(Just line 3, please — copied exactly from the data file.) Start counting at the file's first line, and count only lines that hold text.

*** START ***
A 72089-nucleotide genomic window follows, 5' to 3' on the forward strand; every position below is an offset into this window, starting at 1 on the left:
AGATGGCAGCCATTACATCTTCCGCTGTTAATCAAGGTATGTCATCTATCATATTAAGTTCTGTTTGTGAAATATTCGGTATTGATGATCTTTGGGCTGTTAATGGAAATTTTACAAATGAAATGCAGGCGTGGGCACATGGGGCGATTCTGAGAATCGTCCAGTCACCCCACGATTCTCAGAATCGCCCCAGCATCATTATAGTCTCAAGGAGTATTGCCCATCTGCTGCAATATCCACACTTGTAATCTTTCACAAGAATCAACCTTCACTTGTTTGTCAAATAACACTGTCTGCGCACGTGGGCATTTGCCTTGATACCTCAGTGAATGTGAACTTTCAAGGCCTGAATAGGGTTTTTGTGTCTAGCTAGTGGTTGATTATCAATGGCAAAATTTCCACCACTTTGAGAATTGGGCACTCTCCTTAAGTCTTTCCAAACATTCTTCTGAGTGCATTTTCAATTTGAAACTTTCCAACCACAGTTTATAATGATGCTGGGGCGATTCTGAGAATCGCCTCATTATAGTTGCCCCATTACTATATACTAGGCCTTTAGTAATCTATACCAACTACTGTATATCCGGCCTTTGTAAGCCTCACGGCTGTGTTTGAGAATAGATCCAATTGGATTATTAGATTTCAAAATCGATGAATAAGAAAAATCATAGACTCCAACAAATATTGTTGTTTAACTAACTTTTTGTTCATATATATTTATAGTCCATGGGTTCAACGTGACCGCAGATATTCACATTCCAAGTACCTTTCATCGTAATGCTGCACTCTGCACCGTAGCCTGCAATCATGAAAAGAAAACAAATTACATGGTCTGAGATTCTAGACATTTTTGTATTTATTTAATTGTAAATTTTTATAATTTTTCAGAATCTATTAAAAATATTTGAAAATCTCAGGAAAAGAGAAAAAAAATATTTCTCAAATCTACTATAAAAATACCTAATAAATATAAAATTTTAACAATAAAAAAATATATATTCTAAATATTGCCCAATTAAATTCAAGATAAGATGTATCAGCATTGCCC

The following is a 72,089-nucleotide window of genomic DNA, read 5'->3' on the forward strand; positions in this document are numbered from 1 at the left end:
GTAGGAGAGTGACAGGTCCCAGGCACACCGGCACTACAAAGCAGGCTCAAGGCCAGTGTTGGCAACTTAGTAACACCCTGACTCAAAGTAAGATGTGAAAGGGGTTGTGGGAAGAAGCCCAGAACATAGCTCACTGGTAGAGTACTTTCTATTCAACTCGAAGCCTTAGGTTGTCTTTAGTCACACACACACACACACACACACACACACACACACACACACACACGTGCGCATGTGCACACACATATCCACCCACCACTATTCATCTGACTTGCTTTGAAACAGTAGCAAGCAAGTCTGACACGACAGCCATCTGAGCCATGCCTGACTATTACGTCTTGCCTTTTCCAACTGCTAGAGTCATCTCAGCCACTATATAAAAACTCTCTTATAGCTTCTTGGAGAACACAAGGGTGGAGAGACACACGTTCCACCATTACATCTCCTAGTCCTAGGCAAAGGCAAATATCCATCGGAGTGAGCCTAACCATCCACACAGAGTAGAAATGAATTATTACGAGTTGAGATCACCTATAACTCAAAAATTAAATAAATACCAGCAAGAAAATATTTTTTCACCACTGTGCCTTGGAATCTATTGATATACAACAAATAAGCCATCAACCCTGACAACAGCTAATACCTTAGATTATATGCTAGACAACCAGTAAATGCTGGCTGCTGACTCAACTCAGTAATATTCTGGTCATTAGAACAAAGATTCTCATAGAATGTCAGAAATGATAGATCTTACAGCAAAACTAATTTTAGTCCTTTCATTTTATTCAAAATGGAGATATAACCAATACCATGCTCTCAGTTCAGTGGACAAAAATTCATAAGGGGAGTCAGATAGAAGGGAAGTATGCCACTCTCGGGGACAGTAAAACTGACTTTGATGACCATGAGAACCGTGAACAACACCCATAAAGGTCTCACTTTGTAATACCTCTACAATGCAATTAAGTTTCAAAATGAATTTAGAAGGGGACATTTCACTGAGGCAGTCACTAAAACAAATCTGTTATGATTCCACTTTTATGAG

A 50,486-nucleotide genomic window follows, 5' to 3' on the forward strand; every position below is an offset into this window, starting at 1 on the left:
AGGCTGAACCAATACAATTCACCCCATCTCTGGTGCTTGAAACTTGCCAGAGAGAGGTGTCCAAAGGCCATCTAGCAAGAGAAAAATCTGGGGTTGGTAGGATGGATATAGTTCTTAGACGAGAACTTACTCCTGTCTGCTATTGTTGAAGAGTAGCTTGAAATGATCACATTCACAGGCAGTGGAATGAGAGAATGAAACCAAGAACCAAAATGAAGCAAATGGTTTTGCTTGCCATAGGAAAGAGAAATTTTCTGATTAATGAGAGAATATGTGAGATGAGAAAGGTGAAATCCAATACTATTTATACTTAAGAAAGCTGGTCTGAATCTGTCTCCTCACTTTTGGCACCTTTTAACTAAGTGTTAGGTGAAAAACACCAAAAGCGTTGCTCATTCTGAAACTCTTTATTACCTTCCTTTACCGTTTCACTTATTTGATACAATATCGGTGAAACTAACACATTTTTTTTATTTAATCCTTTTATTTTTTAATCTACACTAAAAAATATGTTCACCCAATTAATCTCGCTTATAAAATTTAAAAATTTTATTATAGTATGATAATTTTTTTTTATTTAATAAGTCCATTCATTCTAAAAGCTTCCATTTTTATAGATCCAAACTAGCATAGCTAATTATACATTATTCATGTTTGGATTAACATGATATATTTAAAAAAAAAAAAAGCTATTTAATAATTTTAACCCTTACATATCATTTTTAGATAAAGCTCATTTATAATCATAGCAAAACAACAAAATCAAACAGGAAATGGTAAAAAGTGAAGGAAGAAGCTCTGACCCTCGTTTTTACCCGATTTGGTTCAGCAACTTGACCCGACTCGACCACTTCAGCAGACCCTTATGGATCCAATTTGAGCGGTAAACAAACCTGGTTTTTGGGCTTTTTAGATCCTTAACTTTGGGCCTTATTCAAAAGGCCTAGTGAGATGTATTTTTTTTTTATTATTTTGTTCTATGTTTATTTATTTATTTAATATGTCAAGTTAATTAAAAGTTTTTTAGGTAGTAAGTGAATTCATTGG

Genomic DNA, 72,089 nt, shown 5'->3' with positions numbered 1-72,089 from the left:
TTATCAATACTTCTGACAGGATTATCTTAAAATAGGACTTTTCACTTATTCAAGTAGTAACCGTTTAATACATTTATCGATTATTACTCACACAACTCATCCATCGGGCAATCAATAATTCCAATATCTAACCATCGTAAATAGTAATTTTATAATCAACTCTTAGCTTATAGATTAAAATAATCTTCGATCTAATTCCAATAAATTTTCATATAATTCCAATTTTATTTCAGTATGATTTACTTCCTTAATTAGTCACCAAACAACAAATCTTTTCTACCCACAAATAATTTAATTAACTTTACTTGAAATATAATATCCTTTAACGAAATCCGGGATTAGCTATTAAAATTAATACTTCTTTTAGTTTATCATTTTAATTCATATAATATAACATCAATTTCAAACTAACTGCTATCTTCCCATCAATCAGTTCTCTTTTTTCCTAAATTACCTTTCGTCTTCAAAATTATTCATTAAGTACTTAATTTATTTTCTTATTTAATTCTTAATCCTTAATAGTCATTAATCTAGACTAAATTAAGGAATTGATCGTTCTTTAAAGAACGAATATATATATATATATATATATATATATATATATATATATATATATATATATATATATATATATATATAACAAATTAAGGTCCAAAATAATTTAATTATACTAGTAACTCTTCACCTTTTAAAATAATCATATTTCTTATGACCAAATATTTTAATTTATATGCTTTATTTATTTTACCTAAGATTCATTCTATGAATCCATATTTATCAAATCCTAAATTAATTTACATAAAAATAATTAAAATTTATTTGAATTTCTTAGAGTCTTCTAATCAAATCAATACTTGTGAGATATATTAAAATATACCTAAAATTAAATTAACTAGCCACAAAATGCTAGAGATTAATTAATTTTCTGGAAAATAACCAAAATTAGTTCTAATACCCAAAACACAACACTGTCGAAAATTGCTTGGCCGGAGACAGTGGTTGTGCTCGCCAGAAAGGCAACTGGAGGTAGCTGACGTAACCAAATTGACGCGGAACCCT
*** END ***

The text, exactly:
The following is a 72,089-nucleotide window of genomic DNA, read 5'->3' on the forward strand; positions in this document are numbered from 1 at the left end: